Published: 10 June 1999
What causes new stars to form inside clouds of gas and dust in space? A team of astronomers using the European Space Agency's infrared space observatory, ISO, believes they have taken a big step towards answering this question. They announced today in Chicago (US), at the American Astronomical Society meeting, the first ever space-based detection of weak magnetic fields in a distant region in which stars are being formed. The differences between these magnetic fields and those from regions with no star formation have revealed what could be the key factor in triggering the birth of new stars.
Published: 2 June 1999
Extraordinary efforts made by individuals who take part in ESA's scientific missions are now to be recognized by a special ESA award called the Director ofScience Medal. At a ceremony in Bern, Switzerland, on 19 May 1999, thefirst four medals were presented to "stars" of the Hipparcos mission,Catherine Turon and Jean Kovalevsky from France, Lennart Lindegren fromSweden and Erik Høg from Denmark.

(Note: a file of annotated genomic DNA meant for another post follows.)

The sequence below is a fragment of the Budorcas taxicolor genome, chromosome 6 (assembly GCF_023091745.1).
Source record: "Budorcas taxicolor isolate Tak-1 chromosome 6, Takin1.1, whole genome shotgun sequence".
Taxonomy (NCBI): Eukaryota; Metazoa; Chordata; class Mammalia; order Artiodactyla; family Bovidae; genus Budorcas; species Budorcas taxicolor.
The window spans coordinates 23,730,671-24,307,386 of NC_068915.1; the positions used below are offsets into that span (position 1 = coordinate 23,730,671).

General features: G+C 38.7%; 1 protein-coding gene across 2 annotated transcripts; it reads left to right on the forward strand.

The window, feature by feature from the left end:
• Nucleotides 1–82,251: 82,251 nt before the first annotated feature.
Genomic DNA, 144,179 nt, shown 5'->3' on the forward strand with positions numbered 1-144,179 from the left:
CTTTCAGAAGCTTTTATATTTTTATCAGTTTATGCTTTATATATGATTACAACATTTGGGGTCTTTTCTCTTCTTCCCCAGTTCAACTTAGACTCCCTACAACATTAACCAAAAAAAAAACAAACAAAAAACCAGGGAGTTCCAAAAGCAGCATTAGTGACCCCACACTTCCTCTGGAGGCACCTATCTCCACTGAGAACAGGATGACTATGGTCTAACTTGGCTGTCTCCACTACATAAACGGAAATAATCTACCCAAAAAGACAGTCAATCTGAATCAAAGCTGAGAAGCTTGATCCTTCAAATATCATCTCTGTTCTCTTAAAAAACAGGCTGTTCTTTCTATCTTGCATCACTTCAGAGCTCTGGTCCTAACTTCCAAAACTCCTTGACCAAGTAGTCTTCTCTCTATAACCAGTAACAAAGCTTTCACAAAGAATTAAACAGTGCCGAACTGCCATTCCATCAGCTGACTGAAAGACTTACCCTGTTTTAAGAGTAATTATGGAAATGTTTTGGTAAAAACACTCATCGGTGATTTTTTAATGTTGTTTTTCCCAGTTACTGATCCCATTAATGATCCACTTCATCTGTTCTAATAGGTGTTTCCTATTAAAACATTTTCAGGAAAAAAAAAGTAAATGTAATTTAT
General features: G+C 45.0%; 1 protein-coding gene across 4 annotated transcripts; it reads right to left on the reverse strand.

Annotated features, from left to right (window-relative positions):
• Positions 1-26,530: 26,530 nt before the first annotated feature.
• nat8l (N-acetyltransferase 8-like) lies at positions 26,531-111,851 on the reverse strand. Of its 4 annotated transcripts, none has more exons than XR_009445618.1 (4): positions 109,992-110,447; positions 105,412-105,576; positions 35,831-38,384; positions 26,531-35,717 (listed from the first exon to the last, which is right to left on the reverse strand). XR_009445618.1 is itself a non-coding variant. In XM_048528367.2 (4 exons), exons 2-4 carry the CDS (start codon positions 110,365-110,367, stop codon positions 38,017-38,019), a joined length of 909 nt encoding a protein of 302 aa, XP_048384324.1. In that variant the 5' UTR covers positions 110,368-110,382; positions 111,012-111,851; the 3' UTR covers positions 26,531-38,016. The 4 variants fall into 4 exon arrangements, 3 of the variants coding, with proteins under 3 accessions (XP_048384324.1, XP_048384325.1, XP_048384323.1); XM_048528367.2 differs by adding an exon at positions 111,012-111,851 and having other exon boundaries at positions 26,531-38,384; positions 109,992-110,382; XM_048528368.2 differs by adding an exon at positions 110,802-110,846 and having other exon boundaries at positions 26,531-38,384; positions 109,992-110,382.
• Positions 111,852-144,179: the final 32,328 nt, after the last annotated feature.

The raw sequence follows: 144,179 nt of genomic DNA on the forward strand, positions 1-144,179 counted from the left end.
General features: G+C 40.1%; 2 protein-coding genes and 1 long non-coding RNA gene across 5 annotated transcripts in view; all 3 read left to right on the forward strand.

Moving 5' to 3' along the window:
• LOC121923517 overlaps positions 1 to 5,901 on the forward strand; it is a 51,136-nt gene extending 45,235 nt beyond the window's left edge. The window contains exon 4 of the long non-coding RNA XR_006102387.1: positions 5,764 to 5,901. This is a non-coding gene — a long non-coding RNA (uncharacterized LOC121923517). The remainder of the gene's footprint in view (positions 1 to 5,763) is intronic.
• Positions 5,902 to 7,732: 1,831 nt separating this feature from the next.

Published: 19 May 1999
Most chemical elements in the Universe are produced in the stars, and thus the stars' environments act as huge chemical factories. The European Space Agency's infrared space telescope, ISO, has detected, in the dust surrounding a star, the chemical signature of a mysterious compound made of carbon, whose nature is being actively debated by astronomers all over the world. While some say it could be a very tiny diamond, others think it is the famous football-shaped molecule called "fullerene" or "buckyball". If either of these hypotheses is confirmed it will be interesting news for industry as well.
Published: 23 April 1999